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Publication numberUS1917383 A
Publication typeGrant
Publication dateJul 11, 1933
Filing dateMay 7, 1930
Priority dateMay 7, 1930
Publication numberUS 1917383 A, US 1917383A, US-A-1917383, US1917383 A, US1917383A
InventorsRalph Mccarthy
Original AssigneeRalph Mccarthy
Export CitationBiBTeX, EndNote, RefMan
External Links: USPTO, USPTO Assignment, Espacenet
Cleaner for furnaces, boilers, and the like
US 1917383 A
Abstract  available in
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Claims  available in
Description  (OCR text may contain errors)

y 1933. R. M CARTHY CLEANER FOR FURNACES, BOILERS, AND THE LIKE Filed May 7, 1930 Patented July 11, 1933 RALPH iuc'canrnv, or stern, IL InoIs CLEANEIEL nearer-enemas, BoiLnn-s, AND ans LIKE Application filed May 7,1930, Serial Trio. 450

This invention relates to: cleaners for naces, boilers and the like, and more in ticnlar to a construction of cleaner and scraper therefor, and adapted forcleaning and scraping fines, radiatorsyand various pipes and passages of furnaces. In view of furthe numerous curves, angles-and relativelyinaccessible parts of a furnace, and especially is this true in the furnace radiator and smokepipe, it'has always been extremely difiicult and frequently impossible toclean the same.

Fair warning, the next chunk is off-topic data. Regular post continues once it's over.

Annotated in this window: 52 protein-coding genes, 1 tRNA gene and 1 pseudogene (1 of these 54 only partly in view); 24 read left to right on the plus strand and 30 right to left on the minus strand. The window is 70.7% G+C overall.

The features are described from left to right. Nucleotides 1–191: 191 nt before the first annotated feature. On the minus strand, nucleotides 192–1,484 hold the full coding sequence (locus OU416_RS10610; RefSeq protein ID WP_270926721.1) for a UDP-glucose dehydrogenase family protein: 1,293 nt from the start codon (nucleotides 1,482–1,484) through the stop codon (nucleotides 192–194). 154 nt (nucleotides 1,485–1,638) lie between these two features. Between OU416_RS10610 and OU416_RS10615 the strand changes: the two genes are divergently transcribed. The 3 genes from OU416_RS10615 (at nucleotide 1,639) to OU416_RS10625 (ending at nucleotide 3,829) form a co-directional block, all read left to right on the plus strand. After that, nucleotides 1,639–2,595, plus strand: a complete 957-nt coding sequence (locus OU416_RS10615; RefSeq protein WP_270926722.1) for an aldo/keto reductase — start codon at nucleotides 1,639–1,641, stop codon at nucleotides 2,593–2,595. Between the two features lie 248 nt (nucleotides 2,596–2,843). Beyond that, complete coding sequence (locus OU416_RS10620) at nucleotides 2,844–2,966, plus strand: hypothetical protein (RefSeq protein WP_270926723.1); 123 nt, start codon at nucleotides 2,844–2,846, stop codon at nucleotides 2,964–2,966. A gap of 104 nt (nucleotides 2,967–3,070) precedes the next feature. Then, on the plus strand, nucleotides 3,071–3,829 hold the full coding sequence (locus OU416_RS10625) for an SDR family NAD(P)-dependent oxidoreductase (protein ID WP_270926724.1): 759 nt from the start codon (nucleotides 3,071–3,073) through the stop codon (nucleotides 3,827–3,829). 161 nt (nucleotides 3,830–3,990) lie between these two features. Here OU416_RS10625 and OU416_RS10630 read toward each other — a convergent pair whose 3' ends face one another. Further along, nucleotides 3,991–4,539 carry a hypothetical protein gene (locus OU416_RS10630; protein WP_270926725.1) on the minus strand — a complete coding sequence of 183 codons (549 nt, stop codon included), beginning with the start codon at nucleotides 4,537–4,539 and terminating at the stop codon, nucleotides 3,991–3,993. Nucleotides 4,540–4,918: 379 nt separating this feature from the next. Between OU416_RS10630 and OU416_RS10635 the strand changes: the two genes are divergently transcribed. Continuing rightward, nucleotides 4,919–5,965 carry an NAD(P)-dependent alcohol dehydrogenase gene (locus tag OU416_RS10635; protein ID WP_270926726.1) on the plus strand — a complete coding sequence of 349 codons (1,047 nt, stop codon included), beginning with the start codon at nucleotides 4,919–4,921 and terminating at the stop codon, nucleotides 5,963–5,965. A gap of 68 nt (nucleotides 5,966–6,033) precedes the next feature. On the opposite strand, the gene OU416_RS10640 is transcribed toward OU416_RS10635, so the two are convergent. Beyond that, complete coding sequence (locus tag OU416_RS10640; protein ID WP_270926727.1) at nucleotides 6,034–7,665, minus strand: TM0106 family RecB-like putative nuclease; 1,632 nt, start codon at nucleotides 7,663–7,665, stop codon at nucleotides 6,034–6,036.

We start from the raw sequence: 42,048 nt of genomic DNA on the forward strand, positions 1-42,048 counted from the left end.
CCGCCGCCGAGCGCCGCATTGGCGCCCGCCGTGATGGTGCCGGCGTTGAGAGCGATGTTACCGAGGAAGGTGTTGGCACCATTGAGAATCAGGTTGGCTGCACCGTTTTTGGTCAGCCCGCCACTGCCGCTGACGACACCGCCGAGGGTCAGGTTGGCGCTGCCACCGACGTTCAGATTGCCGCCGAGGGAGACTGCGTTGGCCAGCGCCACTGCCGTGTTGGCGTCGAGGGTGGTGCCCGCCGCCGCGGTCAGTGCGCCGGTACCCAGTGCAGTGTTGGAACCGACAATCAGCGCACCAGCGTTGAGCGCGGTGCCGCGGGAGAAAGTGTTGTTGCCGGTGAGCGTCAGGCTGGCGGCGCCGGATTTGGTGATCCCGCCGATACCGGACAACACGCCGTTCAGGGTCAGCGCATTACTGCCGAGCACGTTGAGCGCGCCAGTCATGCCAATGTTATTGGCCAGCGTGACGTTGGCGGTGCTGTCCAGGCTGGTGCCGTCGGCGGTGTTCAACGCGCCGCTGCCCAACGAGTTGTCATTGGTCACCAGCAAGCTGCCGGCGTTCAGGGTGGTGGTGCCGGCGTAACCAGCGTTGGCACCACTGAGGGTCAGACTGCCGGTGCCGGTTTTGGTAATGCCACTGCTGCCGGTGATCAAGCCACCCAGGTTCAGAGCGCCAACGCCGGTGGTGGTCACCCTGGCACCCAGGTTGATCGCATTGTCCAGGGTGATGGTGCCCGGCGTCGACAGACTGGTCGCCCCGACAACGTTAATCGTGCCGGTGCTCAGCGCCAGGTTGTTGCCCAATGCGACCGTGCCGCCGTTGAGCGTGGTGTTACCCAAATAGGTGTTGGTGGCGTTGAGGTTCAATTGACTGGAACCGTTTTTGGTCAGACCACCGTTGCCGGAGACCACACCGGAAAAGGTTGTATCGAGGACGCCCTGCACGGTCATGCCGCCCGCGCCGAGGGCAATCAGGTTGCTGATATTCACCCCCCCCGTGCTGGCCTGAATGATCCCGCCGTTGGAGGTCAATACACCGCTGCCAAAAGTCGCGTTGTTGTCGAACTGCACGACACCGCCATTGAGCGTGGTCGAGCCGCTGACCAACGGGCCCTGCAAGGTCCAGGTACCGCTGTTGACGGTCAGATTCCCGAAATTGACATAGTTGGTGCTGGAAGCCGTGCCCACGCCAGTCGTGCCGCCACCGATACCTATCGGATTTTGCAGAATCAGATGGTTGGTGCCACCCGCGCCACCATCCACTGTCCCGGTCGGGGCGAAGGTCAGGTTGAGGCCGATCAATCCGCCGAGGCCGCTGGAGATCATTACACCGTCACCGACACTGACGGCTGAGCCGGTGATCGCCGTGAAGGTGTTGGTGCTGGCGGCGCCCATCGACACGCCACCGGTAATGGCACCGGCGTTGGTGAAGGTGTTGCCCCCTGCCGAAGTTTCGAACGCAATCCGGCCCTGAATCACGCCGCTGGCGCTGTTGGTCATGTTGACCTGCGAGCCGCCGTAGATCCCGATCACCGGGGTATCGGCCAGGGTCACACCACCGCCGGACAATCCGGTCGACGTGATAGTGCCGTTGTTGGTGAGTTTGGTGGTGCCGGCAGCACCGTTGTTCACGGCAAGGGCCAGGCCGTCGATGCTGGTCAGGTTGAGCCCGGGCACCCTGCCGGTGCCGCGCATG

Among the objects of the invention are to provide a cleaner adapted to thoroughly clean and scrape furnace fines. radiators, smoke pipes, boilers and other pipes or passages Where soot, dust, carbon, scale and other foreign particles and material may collect or adhere thereto. Due to the curvature of such Flues, radiators, and other passagemand since such passages are provided with a minimum number of openings or clean-outdoors for securino access thereto it has always been a M 7 ei ly dimcult matter, and generally I lo, to thoroughly clean the same, especially 1n beyond. the curved portions. The present invention comprehends the provision of cleaning IDGClEELIHSDT provided with a flexible shaft of any desired length, thatmay be inserted into a pipe, flue, radiator or other passage of any configuration and curvature, and be forced "therethrough by the operator.